Enhance Your Love Maps

Many partnered couples fall into a habit of inattention to the details of their partner’s life. One or both partners may have only the slightest sense of the other’s joys, likes, dislikes, fears, stresses. For example, Sam may love modern art, but their partner Alex couldn’t tell you why or who Sam’s favorite artist is. Sam doesn’t remember the names of Alex’s friends or the co worker they feel is constantly trying to undermine them.

In contrast, emotionally intelligent couples are intimately familiar with each other’s world. I call this having a richly detailed love map; a term for that part of your brain where you store all the relevant information about your partner’s life. Another way of saying this is that these couples have made plenty of cognitive room for their marriage. They remember the major events in each other’s history, and they keep updating their information as the facts and feelings of their spouse’s world change. When she orders him a salad, she knows to ask for his dressing on the side. If she works late, he’ll tape her favorite TV show because he knows which one it is and when it’s on.

One partner could tell you how the other one is feeling about her boss, and exactly how to get to their office from the elevator. One partner knows that religion is important to the oher but that deep down thay have doubts. She knows that he fears being too much like his father and considers himself a “free spirit.” They know each other’s goals in life, each other’s worries, each other’s hopes. Without such a love map, you can’t really know your spouse. And if you don’t really know someone, how can you truly love them?

In Knowledge There is Strength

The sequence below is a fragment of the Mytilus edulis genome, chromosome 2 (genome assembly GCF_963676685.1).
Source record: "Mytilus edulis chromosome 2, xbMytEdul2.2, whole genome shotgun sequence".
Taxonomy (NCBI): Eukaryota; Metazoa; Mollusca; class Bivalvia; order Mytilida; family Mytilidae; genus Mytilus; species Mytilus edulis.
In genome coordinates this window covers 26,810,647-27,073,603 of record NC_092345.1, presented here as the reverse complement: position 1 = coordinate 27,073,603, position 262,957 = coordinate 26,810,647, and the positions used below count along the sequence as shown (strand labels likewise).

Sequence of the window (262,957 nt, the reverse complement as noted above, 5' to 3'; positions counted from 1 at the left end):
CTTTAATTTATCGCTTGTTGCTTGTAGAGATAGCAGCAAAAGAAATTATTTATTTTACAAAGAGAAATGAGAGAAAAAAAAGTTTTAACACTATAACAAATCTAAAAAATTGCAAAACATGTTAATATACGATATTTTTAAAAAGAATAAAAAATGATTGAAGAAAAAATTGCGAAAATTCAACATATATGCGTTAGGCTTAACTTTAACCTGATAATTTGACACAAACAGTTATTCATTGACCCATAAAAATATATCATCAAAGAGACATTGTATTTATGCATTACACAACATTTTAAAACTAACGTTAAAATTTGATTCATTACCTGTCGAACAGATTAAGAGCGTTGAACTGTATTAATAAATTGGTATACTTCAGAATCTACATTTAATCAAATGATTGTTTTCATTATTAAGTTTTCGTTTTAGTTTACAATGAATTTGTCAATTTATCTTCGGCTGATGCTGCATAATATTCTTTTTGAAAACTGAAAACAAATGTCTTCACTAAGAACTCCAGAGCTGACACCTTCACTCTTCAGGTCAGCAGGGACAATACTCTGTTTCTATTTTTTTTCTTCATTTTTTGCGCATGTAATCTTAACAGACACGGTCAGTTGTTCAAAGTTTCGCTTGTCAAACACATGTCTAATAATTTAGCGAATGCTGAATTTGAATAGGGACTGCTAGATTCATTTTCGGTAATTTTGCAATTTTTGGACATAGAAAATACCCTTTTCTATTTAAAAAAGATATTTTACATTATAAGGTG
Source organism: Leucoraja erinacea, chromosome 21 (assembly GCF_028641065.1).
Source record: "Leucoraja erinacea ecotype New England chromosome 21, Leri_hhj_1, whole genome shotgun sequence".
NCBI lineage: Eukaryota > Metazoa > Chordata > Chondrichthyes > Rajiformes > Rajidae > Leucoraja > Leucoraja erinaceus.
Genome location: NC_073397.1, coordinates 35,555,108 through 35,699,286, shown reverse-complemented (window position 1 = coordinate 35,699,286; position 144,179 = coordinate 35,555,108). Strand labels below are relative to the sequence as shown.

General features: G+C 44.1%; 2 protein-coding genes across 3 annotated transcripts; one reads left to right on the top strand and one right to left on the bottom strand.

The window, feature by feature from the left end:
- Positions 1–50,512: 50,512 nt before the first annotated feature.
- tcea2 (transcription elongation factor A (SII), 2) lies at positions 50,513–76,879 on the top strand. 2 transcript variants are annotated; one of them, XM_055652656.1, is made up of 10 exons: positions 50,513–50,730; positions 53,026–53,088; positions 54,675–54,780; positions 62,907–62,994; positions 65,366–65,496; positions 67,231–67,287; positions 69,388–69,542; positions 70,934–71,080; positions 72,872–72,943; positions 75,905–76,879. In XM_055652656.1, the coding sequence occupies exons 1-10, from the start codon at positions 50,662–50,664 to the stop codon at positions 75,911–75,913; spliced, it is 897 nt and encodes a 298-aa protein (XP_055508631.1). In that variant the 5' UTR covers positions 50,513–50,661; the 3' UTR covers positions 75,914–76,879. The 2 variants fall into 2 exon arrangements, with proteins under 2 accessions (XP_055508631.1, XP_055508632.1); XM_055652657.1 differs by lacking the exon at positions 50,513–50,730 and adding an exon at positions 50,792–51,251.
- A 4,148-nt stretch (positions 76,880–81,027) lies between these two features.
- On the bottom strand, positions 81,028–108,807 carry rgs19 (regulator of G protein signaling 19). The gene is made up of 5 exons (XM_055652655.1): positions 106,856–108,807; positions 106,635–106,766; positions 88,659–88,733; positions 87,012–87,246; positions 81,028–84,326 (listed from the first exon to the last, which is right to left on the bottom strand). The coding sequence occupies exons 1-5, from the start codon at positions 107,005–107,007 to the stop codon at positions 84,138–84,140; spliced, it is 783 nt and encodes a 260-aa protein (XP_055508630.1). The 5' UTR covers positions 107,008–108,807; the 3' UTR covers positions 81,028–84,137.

From knowledge springs not only love but the fortitude to weather marital storms. Couples who have detailed love maps of each other’s world are far better prepared to cope with stressful events and conflict. Take, for example, one of the major causes of marital dissatisfaction and divorce: the birth of the first baby. Sixty-seven percent of couples in our newlywed study underwent a precipitous drop in marital satisfaction the first time they became parents. But the remaining 33 percent did not experience this drop—in fact, about half of them saw their marriages improve.

What separated these two groups? You guessed it: The couples whose marriages thrived after the birth had detailed love maps from the get-go, according to a study of fifty couples by Alyson Shapiro. These love maps protected their marriages in the wake of this dramatic upheaval. Because husband and wife were already in the habit of keeping up to date and were intently aware of what each other was feeling and thinking, they weren’t thrown off course. But if you don’t start off with a deep knowledge of each other, it’s easy for your marriage to lose its way when your lives shift so suddenly and dramatically.

Maggie and Ken knew each other only a short time when they married and decided to have a family But what their relationship lacked in longevity they made up for in intimacy They were in touch not just with the outlines of each other’s lives–their favorite hobbies, sports, and so on–but with each other’s deepest longings, beliefs, and fears. No matter how busy they were, they made each other their priority—always making sure they had time to catch up on each other’s day. And at least once a week they’d go out for dinner and just talk—sometimes about politics, sometimes about the weather, sometimes about their own marriage.